Having developed a virtual treasure trove of fine wines for one of Southern California’s finest restaurants, Steve Ebol brings 28 years of experience and knowledge to his position as Cellar Master at Antonello Ristorante. When he was requested by Antonello owner/proprietor Antonio Cagnolo to oversee the dining establishment’s already acclaimed wine cellar, Ebol shifted its emphasis from French vintages to include more Italian and Californian wines.
Since assuming the reins in 1990, Ebol has tripled the restaurant’s inventory, which now includes more than 10,000 bottles of wine and 300 labels.
Ebol began his career in 1980 when he was named beverage manager at he Treasury Hotel in Las Vegas – a position he held for three years. He quickly learned all about wines and developed a passion for the grape that continues to this day. In 1983, he was named wine director and manager for Swiss Inc., owners of five Swiss Cafes in New Hampshire. During his tenure there, he quickly developed a reputation as a wine expert and was even tapped by the "first family of wine spirits," the Martignetti’s, to serve as wine consultant. He served in that capacity for the next eight years while continuing to hold his restaurant management position (he left Swiss Inc. in 1987 and became general manager for the highly popular Vincenzo’s in Boston for three years).
He left the East Coast in 1990 to accept the Cellar Master position at Antonello Ristorante. His passion and heartfelt love for wines is contagious and may of Antonello’s longtime patrons have and continue to share his enthusiasm for fine wines for nearly a decade. In addition to his sommelier duties, Ebol works closely with various vintners and holds wine maker dinner, wine lectures and seminars and even writes a periodic newsletter about wines. His continued thirst for knowledge often takes him on expeditions around the world where he searches for fine wines.
"Sip Wine Slowly To Taste its Full Bouquet of Flavors"
According to Steve Ebol, Cellar Master at Antonello Ristorante, and 1998-99 Southern California Restaurant Writer Sommelier of the Year, good wines, with their variety of flavors, should be sipped, tasted and savored to capture their full and wonderful bouquets. Good wines are nurtured and stroked by wine makers to have many different flavors, explains Ebol. ‘Some wines have exotic flavors with hints of black currants and other exotic fruits. Others are rounder and softer with tastes of vanilla, oak and butter. Many people miss those flavors because they drink the wine too quickly.’ Ebol suggests that you sip the wine, slowly at first. Then, keep it in your mouth for a few moments, and gently trill it, moving it from side to side before you swallow it. "By tasting wine in this manner, you unlock its ethereal effect. You register its flavor in the roof of your mouth, while stimulating all of your taste buds.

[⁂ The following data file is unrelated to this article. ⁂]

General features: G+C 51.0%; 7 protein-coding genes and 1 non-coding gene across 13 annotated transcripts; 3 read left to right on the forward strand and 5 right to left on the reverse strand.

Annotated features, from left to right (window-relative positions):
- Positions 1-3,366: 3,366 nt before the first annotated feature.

"If you spend eighty dollars for a bottle of
wine and gulp it down, you’ll miss most
of its flavor, and it won’t taste much different than a ten dollar bottle of wine."
Confused by Italian Wine Labels? Steve Deciphers The Code!
Hello wine lovers!!
Since I returned from my wine discovery trip to Italy, many of you have made mention of how confusing some of the Italian red wine labels can be when it comes to choosing a bottle of wine.
In response to this question, I have decided to write a wine column about the simple ABCs of the Italian red wine label and the grape varieties used in each popular region. Let's begin with the Piedmont region. The very popular regions of Barolo and Barbaresco (the king and queen) will always use the Nebbiolo grape. This grape can offer a lot of power and flavor, but it lacks the deep color of many other Italian varietals.
Next would be the Veneto region to the North, in particular the Amarones. These come from the semi-raisonated grapes of Valpolicella, which are Rondinella, Corvina and Molinara to create this high-octane monster!
Heading south to Tuscany, lets start with Chianti Classicos and neighbors. Originally, the blend needed Sangiovese, Canaiolo, Trebbiano and Malvasia, but with the advent of modern winemaking, most wineries just need to use at least 90% Sangiovese and 10% of most any other varietal to be called Chianti!
Next we have Brunello di Montalcino, which uses 100% Sangiovese Gentile and nothing else! Finally, we get to the "Super Tuscans". This category opens a giant can of worms! This category covers all the non-traditional blends of Tuscany (that is, those who choose to break the rule's!). In this category, the use of Sangiovese, Cabernet Sauvignon, Merlot, Syrah and Petit Verdot are often blended to create some of the most memorable wines produced anywhere in the world today!!
Remember, life is too short to drink cheap
wine! Salud! Ciao!!
The Last Word
Don’t over-chill white wines, Ebol suggests. Take them out of the refrigerator an hour before serving. Reds, on the other hand, should be put into the refrigerator an hour before serving, and chilled to 65-68 degrees. Wines, when carefully selected, properly chilled and sipped slowly are wonderful all by themselves. Match them with your most elegantly prepared cuisine and you’ll create an evening to remember.